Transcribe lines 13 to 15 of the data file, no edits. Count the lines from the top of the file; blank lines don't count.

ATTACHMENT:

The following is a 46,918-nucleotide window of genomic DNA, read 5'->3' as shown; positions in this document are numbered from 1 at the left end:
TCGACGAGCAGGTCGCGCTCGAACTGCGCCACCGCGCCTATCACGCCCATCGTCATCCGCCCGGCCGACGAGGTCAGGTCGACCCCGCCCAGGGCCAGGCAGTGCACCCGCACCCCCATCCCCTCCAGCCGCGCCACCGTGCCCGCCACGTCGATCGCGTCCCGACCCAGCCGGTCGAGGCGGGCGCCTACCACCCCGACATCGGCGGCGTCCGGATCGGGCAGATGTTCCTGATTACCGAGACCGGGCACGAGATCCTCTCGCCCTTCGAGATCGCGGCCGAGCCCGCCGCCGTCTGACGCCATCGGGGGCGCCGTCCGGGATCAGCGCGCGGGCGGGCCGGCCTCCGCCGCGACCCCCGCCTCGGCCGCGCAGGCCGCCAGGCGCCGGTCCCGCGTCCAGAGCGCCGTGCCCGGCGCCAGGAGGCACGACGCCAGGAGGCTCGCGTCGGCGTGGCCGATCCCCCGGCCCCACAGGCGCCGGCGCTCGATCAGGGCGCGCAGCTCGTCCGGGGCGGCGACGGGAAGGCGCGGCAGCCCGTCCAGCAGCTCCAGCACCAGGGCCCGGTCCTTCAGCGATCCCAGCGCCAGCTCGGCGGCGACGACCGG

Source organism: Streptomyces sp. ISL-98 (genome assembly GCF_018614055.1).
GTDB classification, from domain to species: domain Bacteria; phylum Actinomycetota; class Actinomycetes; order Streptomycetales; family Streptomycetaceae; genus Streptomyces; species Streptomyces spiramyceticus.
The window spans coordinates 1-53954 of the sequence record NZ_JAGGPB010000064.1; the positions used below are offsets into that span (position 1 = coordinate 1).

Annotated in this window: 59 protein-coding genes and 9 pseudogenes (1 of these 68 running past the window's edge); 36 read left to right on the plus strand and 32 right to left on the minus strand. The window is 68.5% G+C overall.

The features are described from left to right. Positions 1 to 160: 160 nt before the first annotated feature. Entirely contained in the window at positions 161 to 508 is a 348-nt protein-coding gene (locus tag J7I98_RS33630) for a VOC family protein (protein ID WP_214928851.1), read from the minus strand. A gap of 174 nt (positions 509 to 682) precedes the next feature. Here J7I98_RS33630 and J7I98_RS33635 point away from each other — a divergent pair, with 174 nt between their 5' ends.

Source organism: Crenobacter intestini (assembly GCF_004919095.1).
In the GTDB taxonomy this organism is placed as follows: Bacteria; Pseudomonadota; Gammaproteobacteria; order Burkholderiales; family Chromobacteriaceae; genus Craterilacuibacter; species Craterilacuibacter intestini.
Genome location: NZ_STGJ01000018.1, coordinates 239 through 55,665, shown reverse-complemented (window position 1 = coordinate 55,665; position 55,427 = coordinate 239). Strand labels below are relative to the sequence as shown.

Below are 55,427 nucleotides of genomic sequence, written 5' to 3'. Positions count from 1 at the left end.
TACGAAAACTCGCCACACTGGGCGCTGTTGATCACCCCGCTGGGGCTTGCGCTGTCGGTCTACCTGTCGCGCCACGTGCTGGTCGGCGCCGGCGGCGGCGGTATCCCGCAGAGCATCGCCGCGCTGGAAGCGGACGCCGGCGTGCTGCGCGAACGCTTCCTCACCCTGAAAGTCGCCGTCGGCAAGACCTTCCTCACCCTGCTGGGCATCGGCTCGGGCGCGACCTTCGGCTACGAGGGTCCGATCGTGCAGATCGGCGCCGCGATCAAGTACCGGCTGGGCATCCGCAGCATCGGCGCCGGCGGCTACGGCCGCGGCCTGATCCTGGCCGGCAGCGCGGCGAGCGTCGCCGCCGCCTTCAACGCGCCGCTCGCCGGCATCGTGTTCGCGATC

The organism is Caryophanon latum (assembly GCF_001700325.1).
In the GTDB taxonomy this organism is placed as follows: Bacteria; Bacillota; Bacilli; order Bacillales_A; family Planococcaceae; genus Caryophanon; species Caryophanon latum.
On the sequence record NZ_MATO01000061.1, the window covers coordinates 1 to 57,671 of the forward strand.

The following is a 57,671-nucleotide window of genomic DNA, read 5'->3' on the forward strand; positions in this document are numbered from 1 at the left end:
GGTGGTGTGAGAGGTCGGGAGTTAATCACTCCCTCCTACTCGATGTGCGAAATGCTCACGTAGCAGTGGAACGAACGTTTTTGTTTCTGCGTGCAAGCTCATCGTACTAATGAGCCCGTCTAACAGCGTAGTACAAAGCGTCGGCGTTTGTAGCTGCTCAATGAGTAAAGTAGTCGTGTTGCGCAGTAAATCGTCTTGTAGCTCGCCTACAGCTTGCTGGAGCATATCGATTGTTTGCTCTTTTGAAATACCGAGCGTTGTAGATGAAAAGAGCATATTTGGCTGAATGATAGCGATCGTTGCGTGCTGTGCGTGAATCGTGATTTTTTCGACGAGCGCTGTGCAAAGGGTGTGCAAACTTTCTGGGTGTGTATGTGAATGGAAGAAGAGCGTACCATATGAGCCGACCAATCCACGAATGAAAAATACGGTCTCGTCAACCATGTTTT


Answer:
The organism is Caryophanon latum (assembly GCF_001700325.1).
In the GTDB taxonomy this organism is placed as follows: Bacteria; Bacillota; Bacilli; order Bacillales_A; family Planococcaceae; genus Caryophanon; species Caryophanon latum.
On the sequence record NZ_MATO01000061.1, the window covers coordinates 1 to 57,671 of the forward strand.